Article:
In May 2011, Grinnell College students were involved in a wide range of exhibitions, both as the makers of the art on view and as the curators of the exhibitions. These experiences provide an excellent complement to the learning that goes on in the classroom: learning that focuses on the history, theory and challenges of museums, as well as the history, theory, techniques and conceptual underpinnings of the creation of works of art. For their exhibitions, students had to make decisions that affected how to present work to the public (not just to their professor), to write for a diverse audience, to make an idea visible (and not just verbal), to keep to a schedule and manage time effectively, and to work as a team with other students and with the Faulconer Gallery staff.
Throughout Spring semester, art majors presented a series of solo exhibitions in the Smith Gallery in the Joe Rosenfield Center. Each artist was responsible for every aspect of the exhibition: designing the exhibition, installing and lighting the works, planning the opening, and promoting the exhibition on and off campus. Selecting work for exhibition and casting a critical eye on one’s own work to present a coherent show are challenging tasks that can only be learned by doing.
Meanwhile, at the Faulconer Gallery, the students in the Art Department organized the Annual Student Art Salon. Students selected an art professional to serve as the juror—this year they contacted Gilbert Vicario, chief curator at the Des Moines Art Center. They put out publicity to the student body announcing the upcoming Salon, collected 143 works of art by 62 student artists, and managed all the paperwork. Mr. Vicario selected 30 works of art by 20 students for the exhibition, and awarded a number of prizes. While there is always disappointment among students whose work is not selected for the Salon, it’s a valuable learning experience about the jurying process. The final exhibition was an outstanding presentation of the best of student art at Grinnell.
Students in the Fall semester course on Museum Studies curated an exhibition built from the Faulconer Gallery, Grinnell College Art Collection. Ar[t]chive: American Art in Historical Context, 1930-1990 presented 40 works by American artists in chronological order, hung above a corresponding timeline of historical facts. The students hoped that the historical information would provide a context for the art on view, presenting the art against the times in which it was made. To create the exhibition the students had to study the art, determine a theme for the exhibition, work together to select the art for the exhibition, conduct research and write essays about selected pieces, find the historical facts, edit the essays and facts, frame the art, hang the art, create the labels, and install the timeline. They also created a corresponding website (http://www.grinnell.edu/faulconergallery/exhibitions/studcurexhs/artchive_site). I was especially struck by their ability to work collaboratively as a group of 17, producing a coherent and high quality exhibition and sustaining their involvement over two semesters. The exhibition drew warm praise from those who saw it (attendance exceeded 3500 visitors in about 8 weeks).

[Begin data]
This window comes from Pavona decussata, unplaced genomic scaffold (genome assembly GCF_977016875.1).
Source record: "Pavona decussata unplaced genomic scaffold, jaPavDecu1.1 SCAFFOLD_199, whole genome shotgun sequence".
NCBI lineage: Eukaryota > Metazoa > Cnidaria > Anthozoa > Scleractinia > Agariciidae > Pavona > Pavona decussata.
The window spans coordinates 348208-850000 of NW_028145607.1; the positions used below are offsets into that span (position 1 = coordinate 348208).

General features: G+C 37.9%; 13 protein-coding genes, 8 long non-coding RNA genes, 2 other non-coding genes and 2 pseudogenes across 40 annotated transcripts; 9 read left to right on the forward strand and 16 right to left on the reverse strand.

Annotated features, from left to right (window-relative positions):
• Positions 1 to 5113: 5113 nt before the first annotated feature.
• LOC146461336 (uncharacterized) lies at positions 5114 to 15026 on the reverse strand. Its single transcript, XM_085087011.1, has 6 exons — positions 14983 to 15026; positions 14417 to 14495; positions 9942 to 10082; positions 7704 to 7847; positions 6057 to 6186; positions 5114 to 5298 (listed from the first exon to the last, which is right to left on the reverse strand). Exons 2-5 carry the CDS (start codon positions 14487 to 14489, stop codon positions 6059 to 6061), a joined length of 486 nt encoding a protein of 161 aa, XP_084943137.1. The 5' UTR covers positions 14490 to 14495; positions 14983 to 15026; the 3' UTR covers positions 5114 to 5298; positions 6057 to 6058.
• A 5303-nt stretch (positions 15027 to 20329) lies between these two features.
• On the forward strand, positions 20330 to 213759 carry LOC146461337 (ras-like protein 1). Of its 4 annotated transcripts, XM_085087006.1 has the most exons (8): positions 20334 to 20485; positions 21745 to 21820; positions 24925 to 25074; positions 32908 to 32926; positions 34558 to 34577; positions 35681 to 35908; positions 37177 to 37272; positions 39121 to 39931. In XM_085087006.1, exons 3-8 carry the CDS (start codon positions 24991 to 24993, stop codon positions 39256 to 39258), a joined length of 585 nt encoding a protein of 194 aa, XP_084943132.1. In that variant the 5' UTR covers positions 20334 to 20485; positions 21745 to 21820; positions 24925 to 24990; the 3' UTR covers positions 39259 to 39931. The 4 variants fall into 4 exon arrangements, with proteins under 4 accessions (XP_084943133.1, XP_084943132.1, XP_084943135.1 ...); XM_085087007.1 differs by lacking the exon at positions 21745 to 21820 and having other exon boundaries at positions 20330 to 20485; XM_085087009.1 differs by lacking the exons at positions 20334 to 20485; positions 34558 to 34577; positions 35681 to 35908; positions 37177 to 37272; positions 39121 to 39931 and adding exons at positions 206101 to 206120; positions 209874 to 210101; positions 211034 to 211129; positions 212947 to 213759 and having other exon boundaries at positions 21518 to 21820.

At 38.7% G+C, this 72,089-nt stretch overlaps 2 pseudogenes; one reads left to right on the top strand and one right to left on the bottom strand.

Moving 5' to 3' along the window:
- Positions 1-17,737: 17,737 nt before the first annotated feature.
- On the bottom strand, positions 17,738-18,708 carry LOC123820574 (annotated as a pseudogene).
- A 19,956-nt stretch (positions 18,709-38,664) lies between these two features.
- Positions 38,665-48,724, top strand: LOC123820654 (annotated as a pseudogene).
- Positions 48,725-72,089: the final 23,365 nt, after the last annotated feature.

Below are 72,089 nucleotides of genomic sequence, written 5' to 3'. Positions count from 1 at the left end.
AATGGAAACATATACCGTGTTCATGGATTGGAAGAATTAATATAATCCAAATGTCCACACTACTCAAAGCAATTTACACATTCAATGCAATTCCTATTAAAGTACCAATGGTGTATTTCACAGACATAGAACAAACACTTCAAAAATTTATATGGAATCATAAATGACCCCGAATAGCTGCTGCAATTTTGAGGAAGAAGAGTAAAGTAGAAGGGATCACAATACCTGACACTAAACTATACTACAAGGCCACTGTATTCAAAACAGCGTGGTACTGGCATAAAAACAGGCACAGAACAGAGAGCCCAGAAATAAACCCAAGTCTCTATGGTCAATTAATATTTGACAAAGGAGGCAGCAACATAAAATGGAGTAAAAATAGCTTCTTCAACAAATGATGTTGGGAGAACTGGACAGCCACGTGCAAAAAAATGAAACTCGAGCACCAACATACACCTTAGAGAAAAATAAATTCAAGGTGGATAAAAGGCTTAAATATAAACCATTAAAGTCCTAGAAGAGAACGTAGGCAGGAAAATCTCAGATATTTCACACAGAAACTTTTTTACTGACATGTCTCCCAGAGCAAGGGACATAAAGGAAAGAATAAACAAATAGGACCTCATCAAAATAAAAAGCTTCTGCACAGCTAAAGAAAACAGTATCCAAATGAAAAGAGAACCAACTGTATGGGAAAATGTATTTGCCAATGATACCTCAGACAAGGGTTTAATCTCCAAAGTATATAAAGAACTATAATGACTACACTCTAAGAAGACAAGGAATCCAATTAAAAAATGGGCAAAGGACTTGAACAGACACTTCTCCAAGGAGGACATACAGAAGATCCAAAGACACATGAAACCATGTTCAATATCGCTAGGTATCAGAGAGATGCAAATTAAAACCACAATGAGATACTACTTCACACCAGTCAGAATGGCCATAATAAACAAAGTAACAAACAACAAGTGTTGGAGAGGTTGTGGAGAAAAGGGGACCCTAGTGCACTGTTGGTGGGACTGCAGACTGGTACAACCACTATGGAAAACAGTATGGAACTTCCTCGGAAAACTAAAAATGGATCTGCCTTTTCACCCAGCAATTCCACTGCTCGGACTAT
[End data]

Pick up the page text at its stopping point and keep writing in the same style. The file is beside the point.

Finally, every semester we ask our student intern to curate an exhibition of his or her choice, drawn from the collection. This semester we had a team of two interns, and they jointly curated an exhibition on Women in Conflict. Working with the Curator of the Collection, they surveyed a number of prints and drawings, before settling on their checklist. They wrote the accompanying wall text and offered a gallery talk about their exhibition, which they installed in the lower level of the College’s Burling Library.
Academics are paramount at Grinnell College, but many subjects can only be understood through practice. Science students have this experience in the laboratory. Social science students develop ways to collect data in the real world. The Faulconer Gallery, through its exhibition program and collections, offers students a way to deepen their understanding of how the presentation and exhibition of art is fundamental to how we see and what we know.